The government agreed, asking SWOFON to collect the names of people who should be added to the list of beneficiaries. That’s underway now, greatly aided by SWOFON’s strong, two-way channels of communication, from the highest to the lowest levels of the organization.
“Town hall meetings with citizens are very popular here, but the ability to facilitate such sessions during the COVID pandemic is very limited,” notes Ogechi Okebugwu, project coordinator at SWOFON secretariat. “However, we effectively moved the campaign from the ground to the digital space: mostly Twitter, Facebook, Zoom and WhatsApp, the most popular forms of social media in Nigeria. Of course, there are challenges with electricity; that issue has been with us forever. And then there is the inconsistent internet connectivity. When necessary, SWOFON communicates through calls and text messages. It’s a combination of whatever works in whichever circumstances we find ourselves.”
Engaging journalists as storytellers
When the lockdown was at its most stringent, the two partners realized they had to get more creative to gather stories of impact on women farmers, which they needed to keep their cause front and center in the media and with government. The solution proposed by IBP is a collaboration with the International Center for Investigative Reporting (ICIR), dedicated to the type of journalism needed to shine the spotlight on the plight of rural women farmers. Even more importantly, journalists were one of the few types of people allowed to move around freely during the lockdown.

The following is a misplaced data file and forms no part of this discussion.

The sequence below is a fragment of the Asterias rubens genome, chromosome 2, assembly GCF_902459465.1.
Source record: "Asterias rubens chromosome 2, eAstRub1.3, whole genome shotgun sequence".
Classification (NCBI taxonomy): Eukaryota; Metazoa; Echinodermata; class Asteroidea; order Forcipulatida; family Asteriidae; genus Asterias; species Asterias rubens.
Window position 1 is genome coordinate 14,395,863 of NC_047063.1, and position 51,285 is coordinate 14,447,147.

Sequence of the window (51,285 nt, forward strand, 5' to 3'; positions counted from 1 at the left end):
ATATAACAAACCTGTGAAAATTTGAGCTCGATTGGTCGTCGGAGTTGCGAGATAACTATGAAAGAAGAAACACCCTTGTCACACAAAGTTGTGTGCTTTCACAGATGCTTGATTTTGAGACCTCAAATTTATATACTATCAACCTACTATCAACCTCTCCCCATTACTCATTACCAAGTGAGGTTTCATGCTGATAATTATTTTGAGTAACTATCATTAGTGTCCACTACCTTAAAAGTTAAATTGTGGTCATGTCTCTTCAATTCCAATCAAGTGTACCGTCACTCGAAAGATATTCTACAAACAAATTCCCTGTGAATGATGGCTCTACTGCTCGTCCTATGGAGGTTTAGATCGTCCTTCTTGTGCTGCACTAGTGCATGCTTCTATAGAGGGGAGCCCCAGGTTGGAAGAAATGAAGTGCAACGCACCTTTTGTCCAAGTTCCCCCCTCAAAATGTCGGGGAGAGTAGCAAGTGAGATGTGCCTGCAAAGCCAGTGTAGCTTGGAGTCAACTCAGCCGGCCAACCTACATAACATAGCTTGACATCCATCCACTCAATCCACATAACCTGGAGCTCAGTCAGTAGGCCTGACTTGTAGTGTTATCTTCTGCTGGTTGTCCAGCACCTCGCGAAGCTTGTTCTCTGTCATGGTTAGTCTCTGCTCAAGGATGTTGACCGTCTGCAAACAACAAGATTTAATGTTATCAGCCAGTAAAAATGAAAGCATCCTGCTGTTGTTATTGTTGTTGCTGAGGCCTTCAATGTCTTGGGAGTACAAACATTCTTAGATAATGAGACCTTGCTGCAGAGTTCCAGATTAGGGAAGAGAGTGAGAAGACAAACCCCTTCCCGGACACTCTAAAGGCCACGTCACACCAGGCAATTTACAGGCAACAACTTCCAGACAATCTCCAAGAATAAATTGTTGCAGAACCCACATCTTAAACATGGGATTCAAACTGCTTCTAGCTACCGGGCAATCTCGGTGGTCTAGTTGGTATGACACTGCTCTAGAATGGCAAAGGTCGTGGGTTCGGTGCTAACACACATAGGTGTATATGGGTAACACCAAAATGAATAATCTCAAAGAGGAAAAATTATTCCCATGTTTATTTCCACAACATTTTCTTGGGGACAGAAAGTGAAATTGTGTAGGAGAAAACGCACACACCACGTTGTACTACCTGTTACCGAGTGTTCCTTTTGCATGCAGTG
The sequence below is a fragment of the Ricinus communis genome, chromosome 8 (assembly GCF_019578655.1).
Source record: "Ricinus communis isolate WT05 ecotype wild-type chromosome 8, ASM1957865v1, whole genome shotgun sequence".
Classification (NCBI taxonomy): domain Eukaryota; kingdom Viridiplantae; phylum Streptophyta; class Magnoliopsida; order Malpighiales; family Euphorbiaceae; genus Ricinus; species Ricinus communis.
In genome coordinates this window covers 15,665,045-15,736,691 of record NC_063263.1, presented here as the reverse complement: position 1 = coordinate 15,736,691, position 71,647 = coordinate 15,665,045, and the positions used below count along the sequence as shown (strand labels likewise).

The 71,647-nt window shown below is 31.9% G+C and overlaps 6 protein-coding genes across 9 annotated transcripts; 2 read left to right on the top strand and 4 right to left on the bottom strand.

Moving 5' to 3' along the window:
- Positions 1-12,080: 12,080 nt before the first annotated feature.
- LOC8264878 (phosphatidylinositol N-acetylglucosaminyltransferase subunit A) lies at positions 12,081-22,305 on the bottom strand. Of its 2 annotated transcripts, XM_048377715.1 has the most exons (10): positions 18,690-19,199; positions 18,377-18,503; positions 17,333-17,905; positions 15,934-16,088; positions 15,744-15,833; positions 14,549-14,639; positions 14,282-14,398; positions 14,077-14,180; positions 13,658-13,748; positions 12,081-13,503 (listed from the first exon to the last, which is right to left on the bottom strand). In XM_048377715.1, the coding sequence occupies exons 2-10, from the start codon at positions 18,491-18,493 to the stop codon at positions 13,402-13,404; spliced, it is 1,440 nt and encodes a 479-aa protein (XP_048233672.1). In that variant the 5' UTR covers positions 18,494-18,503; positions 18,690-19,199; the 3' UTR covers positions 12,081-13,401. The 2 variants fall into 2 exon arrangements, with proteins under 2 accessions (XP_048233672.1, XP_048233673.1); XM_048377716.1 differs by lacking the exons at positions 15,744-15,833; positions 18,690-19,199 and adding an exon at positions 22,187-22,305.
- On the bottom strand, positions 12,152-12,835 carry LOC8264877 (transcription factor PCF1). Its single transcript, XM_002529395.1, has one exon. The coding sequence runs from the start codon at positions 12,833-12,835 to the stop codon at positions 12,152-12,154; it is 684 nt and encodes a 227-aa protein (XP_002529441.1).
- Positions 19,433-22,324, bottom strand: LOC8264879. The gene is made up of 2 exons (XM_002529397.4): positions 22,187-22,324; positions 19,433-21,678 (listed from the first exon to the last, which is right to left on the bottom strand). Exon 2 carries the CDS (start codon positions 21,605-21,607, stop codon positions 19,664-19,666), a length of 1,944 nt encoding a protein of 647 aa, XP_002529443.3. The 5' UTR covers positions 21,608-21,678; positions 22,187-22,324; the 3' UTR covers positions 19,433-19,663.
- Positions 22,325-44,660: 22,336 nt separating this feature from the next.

“We always knew the media would be important to our campaign, but we hadn’t planned to engage with them until after a lot more groundwork was done,” explains IBP’s Ndiokwelu. “When COVID hit, however, we had to quickly re-think. The joint mission on which we agreed was to collect firsthand human-interest stories and link them to the findings from our budget analysis. It worked amazingly well, and the learning is that the media can be strategic partners.”
One of the ICIR journalists sent into the field for the project is Justina Asishana, a correspondent for The Nation newspaper in Niger state, where Larai Yakubu farms. Although she had previously reported quite a bit about agricultural issues, she says, “I was not very knowledgeable about smallholder women farmers, so I didn’t use them as sources in my reports. What surprised and disturbed me most during my reporting was the distance a lot of these women have to travel to get to their farms. The majority of these farms take 45 minutes to one hour to get to…But what inspired me was that despite their challenges, the women are not downcast; instead, they are determined in going forward to address food insecurity in the state. I also saw women who were united in purpose and ready to stand for themselves and work hard despite the lack of equipment and resources.”